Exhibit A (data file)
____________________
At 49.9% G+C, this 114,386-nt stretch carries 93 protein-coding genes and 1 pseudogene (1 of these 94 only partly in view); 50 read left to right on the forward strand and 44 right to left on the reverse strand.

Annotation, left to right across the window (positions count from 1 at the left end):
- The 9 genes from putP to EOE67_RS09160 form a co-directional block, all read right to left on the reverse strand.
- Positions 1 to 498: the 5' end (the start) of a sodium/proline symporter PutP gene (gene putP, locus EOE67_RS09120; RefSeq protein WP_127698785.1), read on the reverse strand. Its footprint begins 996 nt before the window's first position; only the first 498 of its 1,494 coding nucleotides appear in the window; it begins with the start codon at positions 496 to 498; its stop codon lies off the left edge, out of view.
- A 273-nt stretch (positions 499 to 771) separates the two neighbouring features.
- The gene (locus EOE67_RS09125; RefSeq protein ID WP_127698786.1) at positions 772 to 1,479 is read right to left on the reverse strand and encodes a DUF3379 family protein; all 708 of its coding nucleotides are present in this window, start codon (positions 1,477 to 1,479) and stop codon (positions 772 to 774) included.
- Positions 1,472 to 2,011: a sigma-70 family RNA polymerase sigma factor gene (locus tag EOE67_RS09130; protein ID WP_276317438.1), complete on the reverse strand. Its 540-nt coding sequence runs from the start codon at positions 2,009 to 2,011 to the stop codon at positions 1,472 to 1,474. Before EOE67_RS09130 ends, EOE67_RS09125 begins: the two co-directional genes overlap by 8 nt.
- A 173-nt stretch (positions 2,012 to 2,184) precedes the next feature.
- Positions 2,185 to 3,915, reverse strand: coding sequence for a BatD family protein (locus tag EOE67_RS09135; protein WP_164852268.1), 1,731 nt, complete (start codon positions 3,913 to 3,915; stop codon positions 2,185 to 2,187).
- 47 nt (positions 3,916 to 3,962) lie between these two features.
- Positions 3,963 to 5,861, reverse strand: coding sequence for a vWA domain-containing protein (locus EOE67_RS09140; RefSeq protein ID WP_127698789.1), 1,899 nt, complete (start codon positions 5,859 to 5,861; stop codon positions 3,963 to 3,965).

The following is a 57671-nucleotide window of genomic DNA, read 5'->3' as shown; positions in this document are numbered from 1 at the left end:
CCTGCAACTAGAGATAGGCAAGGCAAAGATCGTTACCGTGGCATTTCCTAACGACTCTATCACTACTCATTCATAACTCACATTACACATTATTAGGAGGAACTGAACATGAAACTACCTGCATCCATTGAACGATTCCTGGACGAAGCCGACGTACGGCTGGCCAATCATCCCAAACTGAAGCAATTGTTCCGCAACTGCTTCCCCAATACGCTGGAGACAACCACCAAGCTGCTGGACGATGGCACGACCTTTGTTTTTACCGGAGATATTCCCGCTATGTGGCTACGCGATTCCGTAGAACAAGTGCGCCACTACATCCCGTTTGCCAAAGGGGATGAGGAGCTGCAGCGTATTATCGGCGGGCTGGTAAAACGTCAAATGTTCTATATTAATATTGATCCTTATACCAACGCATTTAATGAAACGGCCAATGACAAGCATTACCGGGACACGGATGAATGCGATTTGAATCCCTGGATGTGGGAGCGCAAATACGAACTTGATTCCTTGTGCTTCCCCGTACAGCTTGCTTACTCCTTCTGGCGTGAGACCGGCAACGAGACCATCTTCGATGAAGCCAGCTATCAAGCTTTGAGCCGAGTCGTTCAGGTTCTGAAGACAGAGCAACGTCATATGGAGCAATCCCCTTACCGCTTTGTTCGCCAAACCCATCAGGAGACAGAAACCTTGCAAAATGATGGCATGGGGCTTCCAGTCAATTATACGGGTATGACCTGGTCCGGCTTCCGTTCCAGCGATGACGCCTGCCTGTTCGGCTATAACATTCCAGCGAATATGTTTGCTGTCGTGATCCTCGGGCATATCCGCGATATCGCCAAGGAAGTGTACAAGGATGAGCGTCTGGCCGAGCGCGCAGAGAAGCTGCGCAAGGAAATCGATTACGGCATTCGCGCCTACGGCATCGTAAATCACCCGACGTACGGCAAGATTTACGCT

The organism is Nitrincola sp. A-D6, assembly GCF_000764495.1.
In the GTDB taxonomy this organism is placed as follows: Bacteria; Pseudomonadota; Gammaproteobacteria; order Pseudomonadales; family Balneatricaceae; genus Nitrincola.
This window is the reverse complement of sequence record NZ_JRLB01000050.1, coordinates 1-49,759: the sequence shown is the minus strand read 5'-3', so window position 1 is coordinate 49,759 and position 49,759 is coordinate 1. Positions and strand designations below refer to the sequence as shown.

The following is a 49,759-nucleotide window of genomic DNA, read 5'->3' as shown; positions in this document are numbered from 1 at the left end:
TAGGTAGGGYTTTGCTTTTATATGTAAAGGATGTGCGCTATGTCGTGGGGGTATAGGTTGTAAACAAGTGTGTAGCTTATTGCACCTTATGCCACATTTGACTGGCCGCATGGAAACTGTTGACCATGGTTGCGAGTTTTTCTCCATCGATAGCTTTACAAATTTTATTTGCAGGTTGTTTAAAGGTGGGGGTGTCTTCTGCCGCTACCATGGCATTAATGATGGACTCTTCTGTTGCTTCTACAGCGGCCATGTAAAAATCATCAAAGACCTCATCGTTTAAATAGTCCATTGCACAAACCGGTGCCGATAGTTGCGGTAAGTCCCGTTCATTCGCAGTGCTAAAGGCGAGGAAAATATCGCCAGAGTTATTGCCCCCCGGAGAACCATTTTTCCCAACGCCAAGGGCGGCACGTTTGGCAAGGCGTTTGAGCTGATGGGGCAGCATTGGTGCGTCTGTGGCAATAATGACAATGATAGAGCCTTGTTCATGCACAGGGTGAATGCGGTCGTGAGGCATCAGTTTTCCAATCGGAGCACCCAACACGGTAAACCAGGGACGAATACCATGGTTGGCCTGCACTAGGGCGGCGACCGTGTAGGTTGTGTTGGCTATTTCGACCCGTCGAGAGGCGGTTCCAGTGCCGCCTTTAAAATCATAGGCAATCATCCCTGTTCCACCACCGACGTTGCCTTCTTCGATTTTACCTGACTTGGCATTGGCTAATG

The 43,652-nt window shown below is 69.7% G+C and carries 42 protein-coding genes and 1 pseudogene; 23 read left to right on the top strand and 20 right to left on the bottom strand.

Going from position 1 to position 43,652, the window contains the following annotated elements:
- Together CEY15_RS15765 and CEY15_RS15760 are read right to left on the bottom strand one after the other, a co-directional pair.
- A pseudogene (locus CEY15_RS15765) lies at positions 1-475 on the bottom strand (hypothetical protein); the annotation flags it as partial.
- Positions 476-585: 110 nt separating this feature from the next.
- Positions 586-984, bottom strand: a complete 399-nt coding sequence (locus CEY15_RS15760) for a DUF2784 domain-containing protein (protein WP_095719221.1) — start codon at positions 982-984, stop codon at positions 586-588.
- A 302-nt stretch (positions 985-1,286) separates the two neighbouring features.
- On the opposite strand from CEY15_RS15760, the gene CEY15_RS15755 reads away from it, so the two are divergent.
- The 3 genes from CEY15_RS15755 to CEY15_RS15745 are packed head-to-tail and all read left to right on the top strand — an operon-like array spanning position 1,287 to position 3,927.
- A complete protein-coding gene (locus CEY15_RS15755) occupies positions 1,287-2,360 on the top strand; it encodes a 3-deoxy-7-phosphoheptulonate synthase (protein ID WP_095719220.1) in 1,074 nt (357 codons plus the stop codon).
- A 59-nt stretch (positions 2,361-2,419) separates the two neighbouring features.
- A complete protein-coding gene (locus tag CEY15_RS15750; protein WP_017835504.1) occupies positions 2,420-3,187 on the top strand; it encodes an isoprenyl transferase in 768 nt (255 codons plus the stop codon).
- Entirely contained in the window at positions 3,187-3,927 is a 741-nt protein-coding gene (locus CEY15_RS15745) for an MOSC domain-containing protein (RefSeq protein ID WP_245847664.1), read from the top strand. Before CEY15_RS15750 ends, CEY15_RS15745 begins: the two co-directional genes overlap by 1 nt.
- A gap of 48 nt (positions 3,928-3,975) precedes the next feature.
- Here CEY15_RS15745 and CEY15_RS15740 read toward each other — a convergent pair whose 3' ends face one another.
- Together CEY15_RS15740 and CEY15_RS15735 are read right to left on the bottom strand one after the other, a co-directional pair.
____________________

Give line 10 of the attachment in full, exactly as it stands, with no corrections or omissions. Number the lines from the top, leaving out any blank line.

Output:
- 47 nt (positions 3,916 to 3,962) lie between these two features.